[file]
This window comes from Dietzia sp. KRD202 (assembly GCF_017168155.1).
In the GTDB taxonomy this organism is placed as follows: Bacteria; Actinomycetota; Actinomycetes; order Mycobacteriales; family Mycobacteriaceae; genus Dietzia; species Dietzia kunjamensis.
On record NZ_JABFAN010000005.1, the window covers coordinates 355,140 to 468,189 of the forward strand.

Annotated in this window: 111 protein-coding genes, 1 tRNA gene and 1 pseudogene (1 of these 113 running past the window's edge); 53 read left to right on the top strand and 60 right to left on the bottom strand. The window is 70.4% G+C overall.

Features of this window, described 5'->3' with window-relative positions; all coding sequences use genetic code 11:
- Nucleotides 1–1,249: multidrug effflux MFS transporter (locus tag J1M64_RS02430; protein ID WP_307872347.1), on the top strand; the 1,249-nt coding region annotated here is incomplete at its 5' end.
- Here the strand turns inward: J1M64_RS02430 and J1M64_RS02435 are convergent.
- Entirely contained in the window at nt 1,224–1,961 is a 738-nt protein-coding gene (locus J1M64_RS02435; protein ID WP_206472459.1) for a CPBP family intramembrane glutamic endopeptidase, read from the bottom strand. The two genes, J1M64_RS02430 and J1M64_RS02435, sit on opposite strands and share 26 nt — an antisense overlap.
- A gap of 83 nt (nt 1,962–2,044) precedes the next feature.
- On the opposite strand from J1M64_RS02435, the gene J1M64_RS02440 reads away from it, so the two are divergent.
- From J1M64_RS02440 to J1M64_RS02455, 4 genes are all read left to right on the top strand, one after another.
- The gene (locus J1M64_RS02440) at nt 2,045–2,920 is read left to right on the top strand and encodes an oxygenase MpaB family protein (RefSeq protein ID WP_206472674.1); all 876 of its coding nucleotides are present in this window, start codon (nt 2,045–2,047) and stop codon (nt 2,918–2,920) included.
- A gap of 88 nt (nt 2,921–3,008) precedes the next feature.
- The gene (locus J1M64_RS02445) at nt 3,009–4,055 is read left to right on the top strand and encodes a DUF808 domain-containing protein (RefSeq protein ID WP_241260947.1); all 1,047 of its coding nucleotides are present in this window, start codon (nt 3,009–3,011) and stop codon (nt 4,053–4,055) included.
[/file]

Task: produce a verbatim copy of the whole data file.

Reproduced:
This window comes from Dietzia sp. KRD202 (assembly GCF_017168155.1).
In the GTDB taxonomy this organism is placed as follows: Bacteria; Actinomycetota; Actinomycetes; order Mycobacteriales; family Mycobacteriaceae; genus Dietzia; species Dietzia kunjamensis.
On record NZ_JABFAN010000005.1, the window covers coordinates 355,140 to 468,189 of the forward strand.

Annotated in this window: 111 protein-coding genes, 1 tRNA gene and 1 pseudogene (1 of these 113 running past the window's edge); 53 read left to right on the top strand and 60 right to left on the bottom strand. The window is 70.4% G+C overall.

Features of this window, described 5'->3' with window-relative positions; all coding sequences use genetic code 11:
- Nucleotides 1–1,249: multidrug effflux MFS transporter (locus tag J1M64_RS02430; protein ID WP_307872347.1), on the top strand; the 1,249-nt coding region annotated here is incomplete at its 5' end.
- Here the strand turns inward: J1M64_RS02430 and J1M64_RS02435 are convergent.
- Entirely contained in the window at nt 1,224–1,961 is a 738-nt protein-coding gene (locus J1M64_RS02435; protein ID WP_206472459.1) for a CPBP family intramembrane glutamic endopeptidase, read from the bottom strand. The two genes, J1M64_RS02430 and J1M64_RS02435, sit on opposite strands and share 26 nt — an antisense overlap.
- A gap of 83 nt (nt 1,962–2,044) precedes the next feature.
- On the opposite strand from J1M64_RS02435, the gene J1M64_RS02440 reads away from it, so the two are divergent.
- From J1M64_RS02440 to J1M64_RS02455, 4 genes are all read left to right on the top strand, one after another.
- The gene (locus J1M64_RS02440) at nt 2,045–2,920 is read left to right on the top strand and encodes an oxygenase MpaB family protein (RefSeq protein ID WP_206472674.1); all 876 of its coding nucleotides are present in this window, start codon (nt 2,045–2,047) and stop codon (nt 2,918–2,920) included.
- A gap of 88 nt (nt 2,921–3,008) precedes the next feature.
- The gene (locus J1M64_RS02445) at nt 3,009–4,055 is read left to right on the top strand and encodes a DUF808 domain-containing protein (RefSeq protein ID WP_241260947.1); all 1,047 of its coding nucleotides are present in this window, start codon (nt 3,009–3,011) and stop codon (nt 4,053–4,055) included.